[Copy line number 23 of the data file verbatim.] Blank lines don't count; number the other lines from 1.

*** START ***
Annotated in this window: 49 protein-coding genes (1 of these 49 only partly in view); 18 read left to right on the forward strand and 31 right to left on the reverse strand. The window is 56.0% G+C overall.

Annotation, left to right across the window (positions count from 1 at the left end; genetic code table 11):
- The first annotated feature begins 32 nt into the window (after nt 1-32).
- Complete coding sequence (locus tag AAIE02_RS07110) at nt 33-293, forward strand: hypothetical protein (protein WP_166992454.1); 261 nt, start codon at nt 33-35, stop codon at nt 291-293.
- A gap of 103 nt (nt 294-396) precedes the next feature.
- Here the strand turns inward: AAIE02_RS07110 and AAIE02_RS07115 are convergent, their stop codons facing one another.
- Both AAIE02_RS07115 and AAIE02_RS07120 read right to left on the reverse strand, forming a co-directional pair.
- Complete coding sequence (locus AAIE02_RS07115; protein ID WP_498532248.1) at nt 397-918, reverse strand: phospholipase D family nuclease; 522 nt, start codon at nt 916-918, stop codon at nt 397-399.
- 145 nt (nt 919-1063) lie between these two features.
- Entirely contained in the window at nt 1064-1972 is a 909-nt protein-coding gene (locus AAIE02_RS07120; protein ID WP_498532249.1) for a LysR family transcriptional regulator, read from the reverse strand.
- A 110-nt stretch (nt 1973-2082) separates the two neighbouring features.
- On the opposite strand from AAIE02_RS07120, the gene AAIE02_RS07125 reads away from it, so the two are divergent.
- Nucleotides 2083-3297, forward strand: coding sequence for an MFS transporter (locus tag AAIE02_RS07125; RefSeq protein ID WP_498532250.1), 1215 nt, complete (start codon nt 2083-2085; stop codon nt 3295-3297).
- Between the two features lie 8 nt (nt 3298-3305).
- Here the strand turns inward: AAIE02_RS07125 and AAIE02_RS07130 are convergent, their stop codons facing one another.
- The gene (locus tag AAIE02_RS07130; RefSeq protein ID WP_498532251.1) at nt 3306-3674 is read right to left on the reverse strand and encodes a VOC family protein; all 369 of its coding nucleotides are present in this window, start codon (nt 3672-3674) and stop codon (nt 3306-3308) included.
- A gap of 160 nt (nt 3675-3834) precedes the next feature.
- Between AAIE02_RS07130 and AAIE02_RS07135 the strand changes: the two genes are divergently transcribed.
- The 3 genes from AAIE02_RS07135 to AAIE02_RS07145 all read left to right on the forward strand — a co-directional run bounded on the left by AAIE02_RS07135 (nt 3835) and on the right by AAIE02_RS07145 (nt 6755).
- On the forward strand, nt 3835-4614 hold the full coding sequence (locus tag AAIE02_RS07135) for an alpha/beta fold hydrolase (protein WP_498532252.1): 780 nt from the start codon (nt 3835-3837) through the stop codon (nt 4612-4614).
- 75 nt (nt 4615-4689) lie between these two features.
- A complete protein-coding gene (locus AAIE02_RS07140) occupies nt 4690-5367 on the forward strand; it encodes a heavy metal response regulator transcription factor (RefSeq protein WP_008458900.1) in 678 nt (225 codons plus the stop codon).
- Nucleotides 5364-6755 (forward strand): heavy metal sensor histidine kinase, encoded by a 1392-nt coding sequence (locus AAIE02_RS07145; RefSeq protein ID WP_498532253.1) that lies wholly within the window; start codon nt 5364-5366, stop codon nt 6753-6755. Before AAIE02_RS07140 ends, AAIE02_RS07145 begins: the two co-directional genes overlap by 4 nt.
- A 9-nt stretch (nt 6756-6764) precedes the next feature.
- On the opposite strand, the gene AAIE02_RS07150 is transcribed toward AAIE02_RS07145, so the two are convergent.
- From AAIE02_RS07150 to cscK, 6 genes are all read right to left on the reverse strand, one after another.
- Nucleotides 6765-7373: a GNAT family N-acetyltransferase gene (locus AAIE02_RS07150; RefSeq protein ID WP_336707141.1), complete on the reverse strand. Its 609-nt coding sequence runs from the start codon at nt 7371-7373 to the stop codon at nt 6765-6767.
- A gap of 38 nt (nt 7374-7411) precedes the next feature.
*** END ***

- Nucleotides 5364-6755 (forward strand): heavy metal sensor histidine kinase, encoded by a 1392-nt coding sequence (locus AAIE02_RS07145; RefSeq protein ID WP_498532253.1) that lies wholly within the window; start codon nt 5364-5366, stop codon nt 6753-6755. Before AAIE02_RS07140 ends, AAIE02_RS07145 begins: the two co-directional genes overlap by 4 nt.